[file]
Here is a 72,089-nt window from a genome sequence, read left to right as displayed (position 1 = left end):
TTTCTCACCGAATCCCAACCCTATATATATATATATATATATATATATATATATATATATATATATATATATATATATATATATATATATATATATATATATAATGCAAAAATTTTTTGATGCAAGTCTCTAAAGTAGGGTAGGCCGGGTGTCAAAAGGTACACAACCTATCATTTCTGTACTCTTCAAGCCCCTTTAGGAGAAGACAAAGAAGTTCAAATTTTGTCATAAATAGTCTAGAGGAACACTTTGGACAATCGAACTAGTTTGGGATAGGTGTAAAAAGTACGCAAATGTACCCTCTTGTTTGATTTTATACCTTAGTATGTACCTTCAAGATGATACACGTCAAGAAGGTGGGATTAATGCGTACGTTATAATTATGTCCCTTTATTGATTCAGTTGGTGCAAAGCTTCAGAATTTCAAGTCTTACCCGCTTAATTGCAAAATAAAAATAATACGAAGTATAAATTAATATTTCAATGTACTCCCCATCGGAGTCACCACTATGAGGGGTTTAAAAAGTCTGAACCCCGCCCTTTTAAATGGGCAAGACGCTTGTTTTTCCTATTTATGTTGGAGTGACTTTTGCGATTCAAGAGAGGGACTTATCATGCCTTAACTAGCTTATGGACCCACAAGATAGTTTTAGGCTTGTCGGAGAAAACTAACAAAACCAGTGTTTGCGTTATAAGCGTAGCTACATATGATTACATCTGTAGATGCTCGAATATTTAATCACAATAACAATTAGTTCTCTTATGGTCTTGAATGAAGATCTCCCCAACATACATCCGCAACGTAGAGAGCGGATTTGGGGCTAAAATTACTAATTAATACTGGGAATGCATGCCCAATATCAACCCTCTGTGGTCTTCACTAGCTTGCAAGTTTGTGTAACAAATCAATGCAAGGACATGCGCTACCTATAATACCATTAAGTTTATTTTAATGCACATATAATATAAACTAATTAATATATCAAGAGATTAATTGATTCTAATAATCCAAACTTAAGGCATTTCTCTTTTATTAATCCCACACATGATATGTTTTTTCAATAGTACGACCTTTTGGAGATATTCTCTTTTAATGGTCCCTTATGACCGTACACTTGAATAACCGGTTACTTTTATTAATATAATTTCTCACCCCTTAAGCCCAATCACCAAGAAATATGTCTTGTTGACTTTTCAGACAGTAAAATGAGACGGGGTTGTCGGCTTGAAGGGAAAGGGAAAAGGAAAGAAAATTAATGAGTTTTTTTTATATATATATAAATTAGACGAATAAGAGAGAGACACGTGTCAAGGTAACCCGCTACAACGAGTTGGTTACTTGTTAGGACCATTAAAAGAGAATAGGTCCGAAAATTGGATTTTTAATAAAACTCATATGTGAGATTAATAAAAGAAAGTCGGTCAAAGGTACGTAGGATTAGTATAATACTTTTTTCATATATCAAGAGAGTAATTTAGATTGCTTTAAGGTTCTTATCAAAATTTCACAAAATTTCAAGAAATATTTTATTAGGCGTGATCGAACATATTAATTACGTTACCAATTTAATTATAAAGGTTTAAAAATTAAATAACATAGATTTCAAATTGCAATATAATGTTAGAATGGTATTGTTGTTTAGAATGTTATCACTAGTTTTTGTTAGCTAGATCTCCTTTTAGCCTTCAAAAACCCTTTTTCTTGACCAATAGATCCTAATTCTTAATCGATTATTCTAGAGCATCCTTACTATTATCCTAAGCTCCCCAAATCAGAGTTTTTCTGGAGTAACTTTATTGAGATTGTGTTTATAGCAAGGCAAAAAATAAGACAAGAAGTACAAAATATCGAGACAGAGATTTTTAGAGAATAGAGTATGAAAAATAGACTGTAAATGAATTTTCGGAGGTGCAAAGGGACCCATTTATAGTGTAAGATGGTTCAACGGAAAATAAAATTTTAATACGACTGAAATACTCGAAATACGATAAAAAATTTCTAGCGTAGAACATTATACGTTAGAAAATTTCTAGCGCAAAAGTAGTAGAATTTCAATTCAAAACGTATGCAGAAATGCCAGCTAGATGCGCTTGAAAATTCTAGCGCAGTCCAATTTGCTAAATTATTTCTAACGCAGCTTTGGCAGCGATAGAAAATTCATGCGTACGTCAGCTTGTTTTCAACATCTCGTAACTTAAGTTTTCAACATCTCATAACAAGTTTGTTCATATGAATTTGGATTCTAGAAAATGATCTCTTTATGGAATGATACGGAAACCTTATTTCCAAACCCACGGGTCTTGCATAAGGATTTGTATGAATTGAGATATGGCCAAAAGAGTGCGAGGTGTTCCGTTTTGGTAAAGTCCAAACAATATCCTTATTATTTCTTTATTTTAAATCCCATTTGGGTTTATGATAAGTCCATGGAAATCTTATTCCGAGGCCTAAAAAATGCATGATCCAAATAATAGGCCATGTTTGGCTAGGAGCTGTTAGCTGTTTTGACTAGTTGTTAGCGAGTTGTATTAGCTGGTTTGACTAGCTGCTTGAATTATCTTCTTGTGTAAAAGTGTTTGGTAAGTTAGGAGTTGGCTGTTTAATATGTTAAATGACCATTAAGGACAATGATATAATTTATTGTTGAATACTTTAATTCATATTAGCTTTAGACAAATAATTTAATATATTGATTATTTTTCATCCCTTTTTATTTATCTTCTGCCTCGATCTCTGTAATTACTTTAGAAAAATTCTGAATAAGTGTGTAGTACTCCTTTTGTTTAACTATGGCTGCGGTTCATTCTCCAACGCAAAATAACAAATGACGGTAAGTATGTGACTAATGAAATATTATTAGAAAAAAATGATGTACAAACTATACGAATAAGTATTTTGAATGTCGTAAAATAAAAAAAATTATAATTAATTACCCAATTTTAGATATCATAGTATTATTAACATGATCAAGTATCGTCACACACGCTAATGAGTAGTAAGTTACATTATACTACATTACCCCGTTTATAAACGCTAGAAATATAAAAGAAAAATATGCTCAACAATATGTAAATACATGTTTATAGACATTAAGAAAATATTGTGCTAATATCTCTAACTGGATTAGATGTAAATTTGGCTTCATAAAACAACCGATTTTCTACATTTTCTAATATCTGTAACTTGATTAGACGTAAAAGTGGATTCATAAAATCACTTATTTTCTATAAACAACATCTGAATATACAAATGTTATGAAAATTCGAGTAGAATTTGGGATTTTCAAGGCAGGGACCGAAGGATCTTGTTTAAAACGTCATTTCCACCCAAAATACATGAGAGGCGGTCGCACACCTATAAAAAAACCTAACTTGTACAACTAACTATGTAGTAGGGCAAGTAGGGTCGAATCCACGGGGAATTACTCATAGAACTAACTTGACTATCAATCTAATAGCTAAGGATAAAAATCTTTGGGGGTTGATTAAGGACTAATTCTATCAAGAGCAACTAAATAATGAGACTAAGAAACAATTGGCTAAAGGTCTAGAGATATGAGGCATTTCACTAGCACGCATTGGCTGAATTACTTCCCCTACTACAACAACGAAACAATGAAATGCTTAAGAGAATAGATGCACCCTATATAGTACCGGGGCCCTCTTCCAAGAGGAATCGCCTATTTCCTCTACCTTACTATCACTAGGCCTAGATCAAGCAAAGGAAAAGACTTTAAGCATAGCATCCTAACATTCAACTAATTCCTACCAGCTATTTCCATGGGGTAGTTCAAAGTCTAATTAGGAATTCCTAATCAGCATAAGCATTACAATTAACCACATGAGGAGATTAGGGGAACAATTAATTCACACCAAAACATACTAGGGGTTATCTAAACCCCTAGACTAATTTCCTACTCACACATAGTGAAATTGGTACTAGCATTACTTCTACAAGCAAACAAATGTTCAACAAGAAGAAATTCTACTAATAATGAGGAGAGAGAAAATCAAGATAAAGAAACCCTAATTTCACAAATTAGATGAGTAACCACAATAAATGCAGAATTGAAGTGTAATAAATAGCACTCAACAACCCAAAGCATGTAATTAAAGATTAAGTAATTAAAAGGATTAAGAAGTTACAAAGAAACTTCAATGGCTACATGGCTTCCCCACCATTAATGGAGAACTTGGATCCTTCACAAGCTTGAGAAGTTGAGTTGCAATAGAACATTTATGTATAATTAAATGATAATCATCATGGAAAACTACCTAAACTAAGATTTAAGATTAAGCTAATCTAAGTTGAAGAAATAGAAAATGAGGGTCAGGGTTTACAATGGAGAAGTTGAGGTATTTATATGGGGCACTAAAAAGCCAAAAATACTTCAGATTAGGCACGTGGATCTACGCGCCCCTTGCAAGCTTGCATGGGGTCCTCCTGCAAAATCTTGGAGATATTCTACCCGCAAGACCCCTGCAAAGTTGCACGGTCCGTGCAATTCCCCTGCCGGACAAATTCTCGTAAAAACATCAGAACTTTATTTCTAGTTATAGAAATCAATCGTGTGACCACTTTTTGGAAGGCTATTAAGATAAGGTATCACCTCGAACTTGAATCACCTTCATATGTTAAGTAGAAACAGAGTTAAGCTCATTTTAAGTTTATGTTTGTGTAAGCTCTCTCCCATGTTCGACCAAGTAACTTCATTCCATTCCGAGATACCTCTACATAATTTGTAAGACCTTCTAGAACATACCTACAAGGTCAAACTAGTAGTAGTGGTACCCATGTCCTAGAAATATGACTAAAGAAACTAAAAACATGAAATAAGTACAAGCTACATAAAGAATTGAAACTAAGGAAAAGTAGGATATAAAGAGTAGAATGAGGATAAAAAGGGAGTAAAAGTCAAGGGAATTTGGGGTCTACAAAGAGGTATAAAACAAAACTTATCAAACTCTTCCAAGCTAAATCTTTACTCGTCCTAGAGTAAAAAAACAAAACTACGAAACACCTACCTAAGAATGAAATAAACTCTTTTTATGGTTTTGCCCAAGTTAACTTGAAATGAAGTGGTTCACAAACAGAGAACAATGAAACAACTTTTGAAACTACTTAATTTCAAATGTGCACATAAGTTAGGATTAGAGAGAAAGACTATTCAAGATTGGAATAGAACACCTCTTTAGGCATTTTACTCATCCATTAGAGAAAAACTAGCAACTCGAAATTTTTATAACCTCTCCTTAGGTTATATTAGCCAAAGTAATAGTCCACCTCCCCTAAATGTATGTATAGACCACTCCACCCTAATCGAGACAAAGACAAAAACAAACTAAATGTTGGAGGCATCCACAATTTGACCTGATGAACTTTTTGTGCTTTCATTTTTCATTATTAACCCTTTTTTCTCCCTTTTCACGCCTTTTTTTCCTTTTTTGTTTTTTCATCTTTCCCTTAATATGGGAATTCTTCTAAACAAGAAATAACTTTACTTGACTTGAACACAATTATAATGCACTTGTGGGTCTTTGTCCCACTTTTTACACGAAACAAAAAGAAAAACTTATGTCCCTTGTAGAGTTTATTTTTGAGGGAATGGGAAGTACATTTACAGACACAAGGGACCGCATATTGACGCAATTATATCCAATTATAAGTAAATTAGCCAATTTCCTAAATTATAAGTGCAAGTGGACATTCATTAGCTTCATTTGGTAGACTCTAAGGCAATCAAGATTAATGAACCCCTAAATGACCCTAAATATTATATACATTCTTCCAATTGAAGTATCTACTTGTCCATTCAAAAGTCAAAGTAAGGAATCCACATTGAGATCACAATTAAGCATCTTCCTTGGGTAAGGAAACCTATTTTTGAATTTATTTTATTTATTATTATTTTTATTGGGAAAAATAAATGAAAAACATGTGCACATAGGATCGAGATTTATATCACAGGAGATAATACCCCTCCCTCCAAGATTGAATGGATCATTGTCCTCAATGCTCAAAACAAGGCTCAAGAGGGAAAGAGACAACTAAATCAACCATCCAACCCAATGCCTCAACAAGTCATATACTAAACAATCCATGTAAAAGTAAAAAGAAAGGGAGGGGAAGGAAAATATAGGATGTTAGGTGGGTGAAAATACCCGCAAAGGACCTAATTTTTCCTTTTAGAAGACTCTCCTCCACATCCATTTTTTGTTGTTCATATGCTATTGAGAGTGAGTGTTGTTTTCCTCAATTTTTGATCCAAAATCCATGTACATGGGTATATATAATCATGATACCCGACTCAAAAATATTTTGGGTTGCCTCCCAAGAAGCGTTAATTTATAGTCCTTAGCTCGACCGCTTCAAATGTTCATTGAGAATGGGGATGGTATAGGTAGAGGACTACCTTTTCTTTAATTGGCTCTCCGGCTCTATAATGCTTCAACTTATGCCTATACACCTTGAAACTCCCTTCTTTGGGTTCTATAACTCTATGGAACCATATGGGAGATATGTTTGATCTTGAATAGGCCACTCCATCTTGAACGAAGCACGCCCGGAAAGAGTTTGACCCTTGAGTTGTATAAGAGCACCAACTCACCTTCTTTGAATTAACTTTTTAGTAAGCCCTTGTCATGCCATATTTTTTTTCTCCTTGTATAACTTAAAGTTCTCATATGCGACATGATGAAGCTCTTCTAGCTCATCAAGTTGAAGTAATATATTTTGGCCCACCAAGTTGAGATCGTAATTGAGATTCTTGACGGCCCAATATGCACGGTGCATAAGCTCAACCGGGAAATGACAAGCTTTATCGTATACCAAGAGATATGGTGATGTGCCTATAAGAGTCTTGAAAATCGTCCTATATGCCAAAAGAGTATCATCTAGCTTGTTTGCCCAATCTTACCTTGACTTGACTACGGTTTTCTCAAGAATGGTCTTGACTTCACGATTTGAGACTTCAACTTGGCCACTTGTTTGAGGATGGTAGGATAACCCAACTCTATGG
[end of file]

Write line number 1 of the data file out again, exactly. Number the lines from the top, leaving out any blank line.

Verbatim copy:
Here is a 72,089-nt window from a genome sequence, read left to right as displayed (position 1 = left end):